SOWOS 10 - 10th International Symposium on Treatment of Wastewater and Waste on Ships, November 15th, 2016 in Hamburg



10 Years SOWOS – International Symposium on Treatment of Wastewater and Waste on Ships
On November 15th, 2016 the annual international SOWOS Symposium on ship emissions in Hamburg took place for the tenth time. SOWOS is organized by Development and Assessment Institute in Waste Water Technology at RWTH-Aachen University (PIA), Ship Safety Division (BG Verkehr) and German Shipowners' Association (VDR).

What started in 2007 as national event “Erster Sprechtag Abwasserentsorgung in der Seeschifffahrt”, quickly developed to an internationally recognized special event. Beside the classic topic “waste water on ships”, the focus was expanded to other current topics like treatment of ballast water and exhaust gas emissions. Since the beginning of SOWOS higher standards on marine environmental and climate protection entered into force. International professional exchange and sharing expertise helps facing those environmental requirements and challenges.
The strong international interest in this event over the years has shown how important the issues of marine environmental protection are. The special event offers a platform for information and discussion to all participants like authorities, certification bodies, manufacturers, shipowners, shipyards and research institutions.
SOWOS 10’s main topics were the implementation of the MARPOL Annex IV special area requirements in the Baltic Sea and measures for the reduction of sulfur emissions from ships.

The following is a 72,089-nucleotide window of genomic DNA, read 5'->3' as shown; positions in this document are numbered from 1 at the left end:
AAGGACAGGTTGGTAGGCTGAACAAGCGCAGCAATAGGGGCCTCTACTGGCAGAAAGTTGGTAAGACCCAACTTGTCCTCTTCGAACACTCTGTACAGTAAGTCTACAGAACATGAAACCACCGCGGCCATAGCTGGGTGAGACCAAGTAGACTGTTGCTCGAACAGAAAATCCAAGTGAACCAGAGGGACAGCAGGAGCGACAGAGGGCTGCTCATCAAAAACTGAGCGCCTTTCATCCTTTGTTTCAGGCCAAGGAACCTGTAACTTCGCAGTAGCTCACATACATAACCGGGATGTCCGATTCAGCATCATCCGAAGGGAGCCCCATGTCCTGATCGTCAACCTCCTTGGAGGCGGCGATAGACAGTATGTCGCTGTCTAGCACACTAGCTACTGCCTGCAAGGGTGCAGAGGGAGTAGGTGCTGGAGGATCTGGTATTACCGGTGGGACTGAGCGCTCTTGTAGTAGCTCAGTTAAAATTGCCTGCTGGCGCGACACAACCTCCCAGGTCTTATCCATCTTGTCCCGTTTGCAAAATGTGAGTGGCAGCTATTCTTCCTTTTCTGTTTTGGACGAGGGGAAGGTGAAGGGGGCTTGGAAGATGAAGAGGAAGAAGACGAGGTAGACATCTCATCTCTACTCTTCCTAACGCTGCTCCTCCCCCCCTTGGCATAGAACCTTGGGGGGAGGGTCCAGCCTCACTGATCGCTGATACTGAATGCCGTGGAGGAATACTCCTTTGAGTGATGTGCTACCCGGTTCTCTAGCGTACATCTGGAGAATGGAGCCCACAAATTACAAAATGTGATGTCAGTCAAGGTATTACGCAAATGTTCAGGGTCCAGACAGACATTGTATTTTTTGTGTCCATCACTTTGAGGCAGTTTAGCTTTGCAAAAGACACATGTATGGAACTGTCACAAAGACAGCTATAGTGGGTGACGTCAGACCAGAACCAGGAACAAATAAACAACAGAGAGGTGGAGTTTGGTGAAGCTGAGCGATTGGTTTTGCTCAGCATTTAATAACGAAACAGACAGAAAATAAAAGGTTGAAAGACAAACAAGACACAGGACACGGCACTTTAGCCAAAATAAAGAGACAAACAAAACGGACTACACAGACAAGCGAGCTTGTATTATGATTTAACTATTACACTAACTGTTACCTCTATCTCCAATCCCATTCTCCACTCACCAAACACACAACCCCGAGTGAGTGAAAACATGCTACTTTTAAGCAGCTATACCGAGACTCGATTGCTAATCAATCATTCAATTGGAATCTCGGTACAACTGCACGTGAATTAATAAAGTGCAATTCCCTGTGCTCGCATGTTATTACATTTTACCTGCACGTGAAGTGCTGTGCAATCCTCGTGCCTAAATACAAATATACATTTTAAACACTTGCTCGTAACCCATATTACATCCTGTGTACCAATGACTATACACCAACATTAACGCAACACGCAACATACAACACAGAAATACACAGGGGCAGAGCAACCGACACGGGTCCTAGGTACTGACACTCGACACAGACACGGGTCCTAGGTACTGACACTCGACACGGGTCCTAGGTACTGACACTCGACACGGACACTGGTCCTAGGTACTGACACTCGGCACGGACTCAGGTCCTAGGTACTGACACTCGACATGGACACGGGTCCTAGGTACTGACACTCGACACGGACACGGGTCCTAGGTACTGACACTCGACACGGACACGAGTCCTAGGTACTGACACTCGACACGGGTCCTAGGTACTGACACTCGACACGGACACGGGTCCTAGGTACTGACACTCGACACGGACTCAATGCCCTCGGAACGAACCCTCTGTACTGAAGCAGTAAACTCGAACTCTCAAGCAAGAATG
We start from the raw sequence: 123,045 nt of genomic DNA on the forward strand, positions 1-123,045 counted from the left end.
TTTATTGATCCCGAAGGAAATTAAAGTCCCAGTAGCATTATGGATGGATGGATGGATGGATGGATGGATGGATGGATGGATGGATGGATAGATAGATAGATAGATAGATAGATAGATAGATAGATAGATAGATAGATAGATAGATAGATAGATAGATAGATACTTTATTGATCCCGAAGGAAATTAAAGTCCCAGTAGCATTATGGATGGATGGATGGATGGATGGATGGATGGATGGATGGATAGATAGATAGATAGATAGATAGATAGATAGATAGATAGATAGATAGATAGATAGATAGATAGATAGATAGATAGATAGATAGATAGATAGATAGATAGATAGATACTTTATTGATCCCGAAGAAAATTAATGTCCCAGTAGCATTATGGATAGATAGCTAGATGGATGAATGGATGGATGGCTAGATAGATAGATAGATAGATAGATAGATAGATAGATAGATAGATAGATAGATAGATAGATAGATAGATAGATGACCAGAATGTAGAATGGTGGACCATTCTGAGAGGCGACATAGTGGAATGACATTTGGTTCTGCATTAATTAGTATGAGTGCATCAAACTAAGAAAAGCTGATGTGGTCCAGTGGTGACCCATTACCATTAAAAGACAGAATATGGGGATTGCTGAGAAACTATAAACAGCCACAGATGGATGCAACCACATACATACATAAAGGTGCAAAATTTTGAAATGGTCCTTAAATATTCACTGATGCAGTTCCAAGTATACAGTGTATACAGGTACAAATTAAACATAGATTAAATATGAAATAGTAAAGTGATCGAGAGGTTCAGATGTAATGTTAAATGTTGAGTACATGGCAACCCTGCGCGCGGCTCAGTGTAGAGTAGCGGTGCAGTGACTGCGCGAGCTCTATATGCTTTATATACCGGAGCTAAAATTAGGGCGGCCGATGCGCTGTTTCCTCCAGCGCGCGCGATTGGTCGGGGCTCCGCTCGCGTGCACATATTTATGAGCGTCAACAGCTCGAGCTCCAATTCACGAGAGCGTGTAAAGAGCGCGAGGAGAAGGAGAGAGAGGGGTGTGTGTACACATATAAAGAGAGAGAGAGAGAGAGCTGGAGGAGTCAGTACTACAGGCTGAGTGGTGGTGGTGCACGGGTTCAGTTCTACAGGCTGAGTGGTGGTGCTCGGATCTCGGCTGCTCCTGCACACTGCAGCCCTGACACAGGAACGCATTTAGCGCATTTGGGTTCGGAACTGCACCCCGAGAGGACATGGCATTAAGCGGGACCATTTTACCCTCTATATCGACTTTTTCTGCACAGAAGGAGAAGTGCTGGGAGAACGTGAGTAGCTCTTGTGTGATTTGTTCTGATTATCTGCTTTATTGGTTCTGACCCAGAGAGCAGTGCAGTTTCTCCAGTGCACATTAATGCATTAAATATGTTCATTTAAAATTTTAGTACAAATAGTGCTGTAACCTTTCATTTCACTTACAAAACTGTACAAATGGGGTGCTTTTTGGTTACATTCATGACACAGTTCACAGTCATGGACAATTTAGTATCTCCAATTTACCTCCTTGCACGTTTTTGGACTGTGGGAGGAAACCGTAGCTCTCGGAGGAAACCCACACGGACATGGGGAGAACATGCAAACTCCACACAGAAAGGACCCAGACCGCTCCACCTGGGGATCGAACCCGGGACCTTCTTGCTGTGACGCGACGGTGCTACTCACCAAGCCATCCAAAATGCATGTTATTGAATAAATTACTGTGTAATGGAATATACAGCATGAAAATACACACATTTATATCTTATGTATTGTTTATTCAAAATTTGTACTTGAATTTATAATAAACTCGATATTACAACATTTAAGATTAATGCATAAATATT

MARPOL Annex IV Special Area Baltic Sea
In 2013 the Baltic Sea was designated as first special area under MARPOL Annex IV. In order to reduce the input of nutrients to the Baltic Sea mandatory limits for the discharge of phosphorus and nitrogen have been introduced. During type approval sewage treatment plants have to comply with the following effluent standards:
- Phosphorus: 1.0 mg/l or 80 per cent reduction
- Nitrogen: 20 mg/l or 70 per cent reduction.
Alternatively, sewage from passenger ships may be discharged to reception facilities in ports. The status as a special area has now also become fully effective after all states bordering the Baltic Sea have reported to the IMO that sufficient reception facilities for sewage from passenger ships are available in their ports.

Reduction of sulfur emissions
The North and Baltic Sea have been designated Sulphur Emission Control Areas, so-called SECAs, by the IMO. In these areas the sulfur content in ship fuel must not exceed 0.1%. The aims of this requirement are to lower sulfur emissions by marine traffic and improve the quality of the air in the ports and in the territorial seas. Outside of the European and North American Control Areas the current limit is still 3.5%. This limit will be reduced to 0.5% by 2020 or 2025 at the latest. An alternative to fuels with low sulfur content are Exhaust Gas Cleaning Systems (EGCS), so called scrubbers. In these units, the sulfur compounds are usually washed out by salt water or fresh water with sodium hydroxide.

SOWOS 10's Topics
  • MARPOL Annex IV Special Area Baltic Sea
  • Port reception facilities
  • Scrubber residues
  • Sulfur emissions by exhaust gases
Official Language

The official language of the conference is English and is used in all correspondence, presentations and publications.


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